Now I have never owned any be quiet! products before this build and had honestly not really heard much about the company. I initially had heard about them from the Linus Tech Tips YouTube channel and started looking into them for use in this build. Reviews of their products at the time were far and few between. I decided to take a leap of faith and bought the fans listed above. I don’t regret that decision. This fans are amazing! They are so much quieter then the fans I had used in my previous desktop. The downside is they are a little bit higher priced than other similar fans, but it’s worth the cost increase, to me anyways. I will definitely be using them in any future builds. I had also considered going with one of their cases for this build with the added benefit that their cases come with several of the fans, but the prices for what I was looking at getting compared to other cases I was considering were quite a bit higher. I haven’t looked into how much their cases are now, so it’s possible that they may have come down in price. I will still definitely keep them as a consideration for cases in future builds as well.
That about wraps this post up. I feel like I maybe forgetting a few things, but if I remember what they are I’ll edit the post later. Some pictures below. Wish I had taken a few more.
I figured this would be a good topic to start with as I don’t think I have ever posted any where, or really have told anyone what I am currently running in my homelab. As of this posting this is currently what is setup for my lab. My rack is currently located in my basement in an empty unfinished storage room. It’s the perfect spot as my rack does produce a decent amount of noise, but since I am never in this room unless working on stuff in my rack, or network the noise is a non-issue. With the door closed the noise can’t be heard anywhere else in the basement. This post is more focused on the hardware I am currently running and not what services, software, etc. I’ll save that for other future post topics. So let’s jump into it!
- 2U – Dell Poweredge R710
- Duel Intel Xeon X5560 Quad Core 2.8 Ghz Processors
- 72 Gb DDR3 Ram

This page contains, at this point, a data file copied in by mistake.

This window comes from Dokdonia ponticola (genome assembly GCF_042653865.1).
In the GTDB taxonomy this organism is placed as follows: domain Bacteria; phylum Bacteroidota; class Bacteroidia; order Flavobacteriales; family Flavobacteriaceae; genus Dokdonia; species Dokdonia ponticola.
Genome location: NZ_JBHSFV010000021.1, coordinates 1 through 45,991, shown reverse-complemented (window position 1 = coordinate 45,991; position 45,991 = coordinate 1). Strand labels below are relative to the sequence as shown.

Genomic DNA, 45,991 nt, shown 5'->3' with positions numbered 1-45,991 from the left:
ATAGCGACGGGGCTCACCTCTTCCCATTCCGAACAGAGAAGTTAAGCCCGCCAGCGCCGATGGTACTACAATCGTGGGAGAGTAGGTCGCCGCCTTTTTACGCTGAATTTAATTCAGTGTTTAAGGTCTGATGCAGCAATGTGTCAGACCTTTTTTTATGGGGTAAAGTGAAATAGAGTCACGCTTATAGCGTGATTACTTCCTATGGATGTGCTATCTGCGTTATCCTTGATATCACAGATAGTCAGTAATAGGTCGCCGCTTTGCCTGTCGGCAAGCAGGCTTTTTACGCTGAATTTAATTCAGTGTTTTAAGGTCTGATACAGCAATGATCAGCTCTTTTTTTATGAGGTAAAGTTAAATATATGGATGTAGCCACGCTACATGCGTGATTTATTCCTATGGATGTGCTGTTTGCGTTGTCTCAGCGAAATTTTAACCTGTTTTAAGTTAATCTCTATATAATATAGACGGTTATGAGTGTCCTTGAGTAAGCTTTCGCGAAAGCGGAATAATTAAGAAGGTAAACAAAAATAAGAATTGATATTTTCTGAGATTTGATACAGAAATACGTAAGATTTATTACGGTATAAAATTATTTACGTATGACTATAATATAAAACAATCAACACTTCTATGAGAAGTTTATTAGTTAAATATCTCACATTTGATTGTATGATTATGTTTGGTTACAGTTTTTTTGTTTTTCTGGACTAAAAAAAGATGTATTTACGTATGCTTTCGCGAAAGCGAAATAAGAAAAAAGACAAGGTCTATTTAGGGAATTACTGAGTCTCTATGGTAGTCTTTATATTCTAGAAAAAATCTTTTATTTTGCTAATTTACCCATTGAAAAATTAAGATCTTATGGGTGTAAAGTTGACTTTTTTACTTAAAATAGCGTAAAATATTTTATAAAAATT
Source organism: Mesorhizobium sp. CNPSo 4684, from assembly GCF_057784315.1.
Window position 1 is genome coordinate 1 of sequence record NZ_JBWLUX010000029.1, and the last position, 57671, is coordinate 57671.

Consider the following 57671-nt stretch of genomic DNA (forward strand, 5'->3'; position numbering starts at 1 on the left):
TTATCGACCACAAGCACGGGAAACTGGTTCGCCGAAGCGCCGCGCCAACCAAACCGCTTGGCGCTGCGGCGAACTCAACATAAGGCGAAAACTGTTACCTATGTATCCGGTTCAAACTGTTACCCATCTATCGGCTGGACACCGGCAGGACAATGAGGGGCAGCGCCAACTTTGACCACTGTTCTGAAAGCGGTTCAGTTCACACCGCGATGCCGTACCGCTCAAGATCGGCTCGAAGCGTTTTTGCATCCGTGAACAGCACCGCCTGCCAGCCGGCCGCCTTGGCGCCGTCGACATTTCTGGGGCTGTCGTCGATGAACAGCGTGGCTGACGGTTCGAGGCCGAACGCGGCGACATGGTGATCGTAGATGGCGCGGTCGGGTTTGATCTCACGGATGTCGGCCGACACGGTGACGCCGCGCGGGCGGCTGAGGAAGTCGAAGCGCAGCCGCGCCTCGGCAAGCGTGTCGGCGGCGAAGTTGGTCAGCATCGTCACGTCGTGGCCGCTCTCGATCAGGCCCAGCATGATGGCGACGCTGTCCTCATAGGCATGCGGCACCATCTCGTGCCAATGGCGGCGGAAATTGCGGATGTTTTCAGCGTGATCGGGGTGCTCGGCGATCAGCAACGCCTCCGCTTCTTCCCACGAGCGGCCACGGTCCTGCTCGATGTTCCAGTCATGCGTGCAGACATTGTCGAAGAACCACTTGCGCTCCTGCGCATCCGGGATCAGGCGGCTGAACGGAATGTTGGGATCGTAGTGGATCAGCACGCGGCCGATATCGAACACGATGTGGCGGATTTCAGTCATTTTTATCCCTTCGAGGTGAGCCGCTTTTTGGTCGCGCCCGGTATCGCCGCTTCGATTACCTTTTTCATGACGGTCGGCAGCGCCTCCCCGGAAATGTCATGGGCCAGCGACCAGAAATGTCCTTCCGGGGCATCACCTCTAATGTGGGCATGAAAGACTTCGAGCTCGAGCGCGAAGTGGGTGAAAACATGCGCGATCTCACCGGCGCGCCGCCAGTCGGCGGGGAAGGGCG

- Perc 6/I with six 2 Tb WD Red HDDs in Raid 6 (8 Tb usable)
- ADATA 512 Gb SSD connected to a PCI-E adapter used for Boot OS
- Four 1 Gb Ethernet Ports
- iDrac 6 Enterprise
- Running Windows Server 2016 Enterprise
- 1U – Supermicro X9SCI-LN4F
- Intel Xeon E3-1220 V2 Quad Core 3.1 Ghz Processor
- 8 Gb DDR3 Ram
- Integrated 4 port 1 Gb Ethernet
- Intel PRO PCI-E Quad Port NIC
- Samsung 830 120 Gb SSD
- Running PfSense 2.4.3
- 4U – Dell Poweredge T110 II
- Intel Celeron G530 Dual Core 2.4 Ghz Processor
- 16 Gb DDR3 Ram
- Four 4 Tb WD Red HDDs (12 Tb usable, 1 parity drive)
- Running UnRaid OS 6 on a Cruzer 32 Gb USB drive
- 2U – Dell Poweredge R720 (Not put into production yet)
- Dual Intel Xeon E5-2609 Quad Core 2.4 Ghz Processors (Will be upgrading)
- 8 gb DDR3 Ram (Will definitely be adding a lot more)
- PERC H710P (Will be swapping out for a H310 flashed to IT Mode)
- 8 bays Currently empty
- Will have 2 WD Purple Drives passed through to Blue Iris VM
- Six 6 Tb or bigger HDDs (will depend on prices when I purchase)
- Adding the Flex Bay to run 2 SSDs hopefully 1 Tb (Will depend on pricing at purchase)
- Still need rails
- Possibly add a GPU
- Will run Windows Server 2016 Enterprise
- 1U – Supermicro (don’t have the model # written down)
- Intel Atom D510 1.66 Ghz Dual Core Processor
- 2 Gb DDR3 Ram
- This was my old PfSense Server
- Not currently in operations
- Still trying to figure out what to use it for
The Dell R710 is by far the work horse of my homelab, as I think it probably is for most people that are in this hobby. This server has been running just about non-stop since January 2015. You really can’t beat the cost for performance of these servers. Although if the R720 servers ever get to the same price point of the R710s then I think you will see people swapping out the R710s. The downfall of the R710 is that they can tend to be noisy and depending on the components you are running can be a little power hungry as well.
As mentioned above the R710 is running Windows Server 2016 Enterprise. I was able to get the license for free with my .edu e-mail and the Microsoft Imagine program. And you were probably thinking I was using a pirated copy of Windows Server, or got my license key by shady methods, silly you! At the moment I only have 5 VMs (virtual machines) running, but tend to spin up new VMs for testing something out, or doing some tinkering and then delete them. The 5 VMs that are currently running 24/7 are a Blue Iris Server, Plex Server that is also running Tautulli (formerly PlexPy), Minecraft Skyfactory 3 Server, Unifi Controller Server, and a WordPress Server (bet you can’t figure out what site that is running). The large storage volume on it is used for computer backups, photos, home videos, and movies (that I ripped from my rather large Blu-Ray collection). I plan on doing future posts about setups and more information about some of these programs in the future.
The Supermicro X9SCI-LN4F was a much needed upgrade when I upgraded my internet from a 200/20 cable connection to a 1 gig symmetric fiber connection as my other Supermicro server couldn’t hand the speed. I am currently running PfSense 2.4.3 on it and I have to say PfSense has a little bit of what I would call steep learning curve, but it is well worth it for all the customization you can do. I also run a OpenVPN server on it as well as HaProxy as a reverse proxy. Other packages currently running include: ACME for Let’s Encrypt SSL certificates, nmap, ntopng, pfBlockernNG, snort, and Telegraf. I talk a little more about this server down under networking equipment.